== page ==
FCC Could, But Probably Won't, Do Anything About Net Neutrality
from the i-hear-you-but-i'm-not-listening dept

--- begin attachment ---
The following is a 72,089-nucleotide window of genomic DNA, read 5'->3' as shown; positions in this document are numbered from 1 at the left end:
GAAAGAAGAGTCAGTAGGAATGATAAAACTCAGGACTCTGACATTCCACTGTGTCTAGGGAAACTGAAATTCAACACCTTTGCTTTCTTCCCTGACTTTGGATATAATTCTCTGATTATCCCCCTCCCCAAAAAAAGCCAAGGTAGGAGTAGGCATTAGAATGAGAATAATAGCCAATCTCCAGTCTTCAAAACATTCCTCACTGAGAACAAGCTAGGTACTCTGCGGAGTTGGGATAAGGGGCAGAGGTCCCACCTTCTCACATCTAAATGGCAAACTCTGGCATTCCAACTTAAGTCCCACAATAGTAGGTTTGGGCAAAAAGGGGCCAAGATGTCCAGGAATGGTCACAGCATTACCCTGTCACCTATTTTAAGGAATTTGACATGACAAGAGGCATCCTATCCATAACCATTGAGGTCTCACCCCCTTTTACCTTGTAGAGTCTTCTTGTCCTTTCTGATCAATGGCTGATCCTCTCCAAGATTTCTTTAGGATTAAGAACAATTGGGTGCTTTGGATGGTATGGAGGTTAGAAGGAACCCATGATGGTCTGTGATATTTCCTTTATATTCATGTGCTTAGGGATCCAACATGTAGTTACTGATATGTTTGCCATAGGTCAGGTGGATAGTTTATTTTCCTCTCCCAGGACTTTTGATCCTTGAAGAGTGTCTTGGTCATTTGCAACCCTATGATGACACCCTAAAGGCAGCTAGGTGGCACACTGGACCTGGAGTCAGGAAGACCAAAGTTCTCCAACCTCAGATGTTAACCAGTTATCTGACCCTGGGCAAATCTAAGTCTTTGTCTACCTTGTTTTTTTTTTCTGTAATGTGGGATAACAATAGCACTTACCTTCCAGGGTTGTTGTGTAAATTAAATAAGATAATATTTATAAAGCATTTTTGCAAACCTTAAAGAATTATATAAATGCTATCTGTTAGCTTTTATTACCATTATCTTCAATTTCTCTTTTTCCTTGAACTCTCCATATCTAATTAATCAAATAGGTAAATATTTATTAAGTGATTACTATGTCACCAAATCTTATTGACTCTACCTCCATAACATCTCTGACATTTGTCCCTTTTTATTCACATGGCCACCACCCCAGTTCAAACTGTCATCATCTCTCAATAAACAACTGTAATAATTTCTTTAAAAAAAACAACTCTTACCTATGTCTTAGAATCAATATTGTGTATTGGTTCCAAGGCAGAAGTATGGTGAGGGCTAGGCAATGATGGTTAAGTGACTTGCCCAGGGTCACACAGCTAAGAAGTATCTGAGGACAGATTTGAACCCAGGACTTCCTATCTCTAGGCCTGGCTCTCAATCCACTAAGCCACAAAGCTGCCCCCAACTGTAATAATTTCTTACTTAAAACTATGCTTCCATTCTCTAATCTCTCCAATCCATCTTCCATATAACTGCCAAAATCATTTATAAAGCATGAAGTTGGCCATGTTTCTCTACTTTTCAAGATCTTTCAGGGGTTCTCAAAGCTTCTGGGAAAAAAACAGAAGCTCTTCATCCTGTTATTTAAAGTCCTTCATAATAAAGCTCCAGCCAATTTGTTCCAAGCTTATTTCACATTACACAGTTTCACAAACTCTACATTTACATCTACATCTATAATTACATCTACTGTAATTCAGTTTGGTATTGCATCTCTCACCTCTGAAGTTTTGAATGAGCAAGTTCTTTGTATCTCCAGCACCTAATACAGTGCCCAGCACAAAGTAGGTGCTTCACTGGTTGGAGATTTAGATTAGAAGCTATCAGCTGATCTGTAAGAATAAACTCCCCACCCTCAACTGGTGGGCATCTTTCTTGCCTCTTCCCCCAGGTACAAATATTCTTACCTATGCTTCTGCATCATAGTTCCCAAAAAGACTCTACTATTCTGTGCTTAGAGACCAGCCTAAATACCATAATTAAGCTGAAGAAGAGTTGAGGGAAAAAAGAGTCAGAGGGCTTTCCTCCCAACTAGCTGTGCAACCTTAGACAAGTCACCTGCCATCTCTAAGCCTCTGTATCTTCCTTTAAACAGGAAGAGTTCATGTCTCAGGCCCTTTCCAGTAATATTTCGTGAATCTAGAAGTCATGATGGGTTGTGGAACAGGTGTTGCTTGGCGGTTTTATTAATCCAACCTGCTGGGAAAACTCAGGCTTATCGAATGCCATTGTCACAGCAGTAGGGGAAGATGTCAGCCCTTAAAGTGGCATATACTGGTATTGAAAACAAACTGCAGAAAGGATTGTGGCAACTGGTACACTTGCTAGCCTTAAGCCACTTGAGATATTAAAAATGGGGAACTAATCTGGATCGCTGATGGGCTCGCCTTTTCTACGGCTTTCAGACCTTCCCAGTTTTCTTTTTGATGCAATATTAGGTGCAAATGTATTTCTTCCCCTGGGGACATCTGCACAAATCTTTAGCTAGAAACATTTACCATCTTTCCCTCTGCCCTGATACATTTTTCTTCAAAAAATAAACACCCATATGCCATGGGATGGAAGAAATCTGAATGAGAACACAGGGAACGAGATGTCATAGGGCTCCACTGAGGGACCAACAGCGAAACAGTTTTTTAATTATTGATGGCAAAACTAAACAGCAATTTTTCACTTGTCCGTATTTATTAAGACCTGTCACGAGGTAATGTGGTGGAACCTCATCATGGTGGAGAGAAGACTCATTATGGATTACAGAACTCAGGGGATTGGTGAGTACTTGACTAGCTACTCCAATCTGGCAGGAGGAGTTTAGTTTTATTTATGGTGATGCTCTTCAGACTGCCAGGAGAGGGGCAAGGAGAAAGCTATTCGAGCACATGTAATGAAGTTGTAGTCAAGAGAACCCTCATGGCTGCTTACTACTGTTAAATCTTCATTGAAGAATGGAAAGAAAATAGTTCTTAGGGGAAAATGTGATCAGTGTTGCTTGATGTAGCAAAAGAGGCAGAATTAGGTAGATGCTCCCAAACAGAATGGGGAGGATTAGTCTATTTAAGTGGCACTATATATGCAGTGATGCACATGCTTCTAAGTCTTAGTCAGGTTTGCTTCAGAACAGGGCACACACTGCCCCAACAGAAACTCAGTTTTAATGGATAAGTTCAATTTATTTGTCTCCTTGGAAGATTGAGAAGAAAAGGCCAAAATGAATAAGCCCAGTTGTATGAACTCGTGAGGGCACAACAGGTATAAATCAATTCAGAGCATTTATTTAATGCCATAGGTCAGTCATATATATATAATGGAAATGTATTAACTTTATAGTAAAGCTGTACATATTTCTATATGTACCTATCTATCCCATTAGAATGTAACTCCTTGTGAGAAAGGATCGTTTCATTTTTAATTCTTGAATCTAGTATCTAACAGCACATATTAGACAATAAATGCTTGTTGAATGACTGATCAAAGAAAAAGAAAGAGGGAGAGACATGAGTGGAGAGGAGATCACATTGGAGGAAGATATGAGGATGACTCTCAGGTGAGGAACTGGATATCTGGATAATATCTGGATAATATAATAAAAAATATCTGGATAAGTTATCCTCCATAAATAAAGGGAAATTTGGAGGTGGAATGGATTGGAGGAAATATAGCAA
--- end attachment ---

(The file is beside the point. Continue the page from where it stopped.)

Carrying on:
Michael Copps, one of the four current FCC commissioners, says that while the commission currently has the power to punish broadband providers who break network-neutrality principles, it needs to adopt stricter, more enforceable rules to protect content providers who don't want to pay the providers protection money. This stance from Copps contrasts greatly with that of FCC Chairman Kevin Martin, whose no-regulation-is-good-regulation mantra (except when it's convenient, of course) helped kick off this whole mess by classifying DSL and cable modem networks as information services, meaning they no longer had to follow common carrier requirements -- like network neutrality. The dichotomy between the Democrat Copps' and the Republican Martin's views highlights the vast ideological disagreement on the issue, as well as the partisan split. But Martin's viewpoint that nothing good can come of regulation is flawed -- just ask the telcos that built their businesses on regulations that gave them monopoly protection and kept their would-be competitors at bay.